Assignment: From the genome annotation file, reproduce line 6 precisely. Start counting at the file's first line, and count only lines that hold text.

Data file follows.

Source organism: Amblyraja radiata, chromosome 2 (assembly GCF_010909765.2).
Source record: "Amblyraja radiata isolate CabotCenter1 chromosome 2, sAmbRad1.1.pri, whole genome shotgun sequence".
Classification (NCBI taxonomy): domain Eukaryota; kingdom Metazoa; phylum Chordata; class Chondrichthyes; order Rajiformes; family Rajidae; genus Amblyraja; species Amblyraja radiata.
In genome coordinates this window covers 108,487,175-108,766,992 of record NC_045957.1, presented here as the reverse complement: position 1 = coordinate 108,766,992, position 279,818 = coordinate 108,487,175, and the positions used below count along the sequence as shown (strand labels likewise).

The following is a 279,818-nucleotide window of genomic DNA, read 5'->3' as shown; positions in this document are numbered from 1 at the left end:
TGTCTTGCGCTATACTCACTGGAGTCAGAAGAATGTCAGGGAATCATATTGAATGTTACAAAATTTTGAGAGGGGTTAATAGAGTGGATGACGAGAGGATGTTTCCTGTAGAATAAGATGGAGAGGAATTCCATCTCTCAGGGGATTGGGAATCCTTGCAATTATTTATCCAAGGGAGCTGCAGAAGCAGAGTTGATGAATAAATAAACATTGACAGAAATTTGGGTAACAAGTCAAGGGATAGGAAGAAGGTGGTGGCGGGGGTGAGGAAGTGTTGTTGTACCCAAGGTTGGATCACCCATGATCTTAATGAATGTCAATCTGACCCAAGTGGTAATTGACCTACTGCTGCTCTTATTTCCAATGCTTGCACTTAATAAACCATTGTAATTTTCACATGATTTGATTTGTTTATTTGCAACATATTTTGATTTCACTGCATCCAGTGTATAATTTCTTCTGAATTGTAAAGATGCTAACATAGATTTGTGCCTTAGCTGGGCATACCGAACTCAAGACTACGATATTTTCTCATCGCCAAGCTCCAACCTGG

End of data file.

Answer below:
TGTCTTGCGCTATACTCACTGGAGTCAGAAGAATGTCAGGGAATCATATTGAATGTTACAAAATTTTGAGAGGGGTTAATAGAGTGGATGACGAGAGGATGTTTCCTGTAGAATAAGATGGAGAGGAATTCCATCTCTCAGGGGATTGGGAATCCTTGCAATTATTTATCCAAGGGAGCTGCAGAAGCAGAGTTGATGAATAAATAAACATTGACAGAAATTTGGGTAACAAGTCAAGGGATAGGAAGAAGGTGGTGGCGGGGGTGAGGAAGTGTTGTTGTACCCAAGGTTGGATCACCCATGATCTTAATGAATGTCAATCTGACCCAAGTGGTAATTGACCTACTGCTGCTCTTATTTCCAATGCTTGCACTTAATAAACCATTGTAATTTTCACATGATTTGATTTGTTTATTTGCAACATATTTTGATTTCACTGCATCCAGTGTATAATTTCTTCTGAATTGTAAAGATGCTAACATAGATTTGTGCCTTAGCTGGGCATACCGAACTCAAGACTACGATATTTTCTCATCGCCAAGCTCCAACCTGG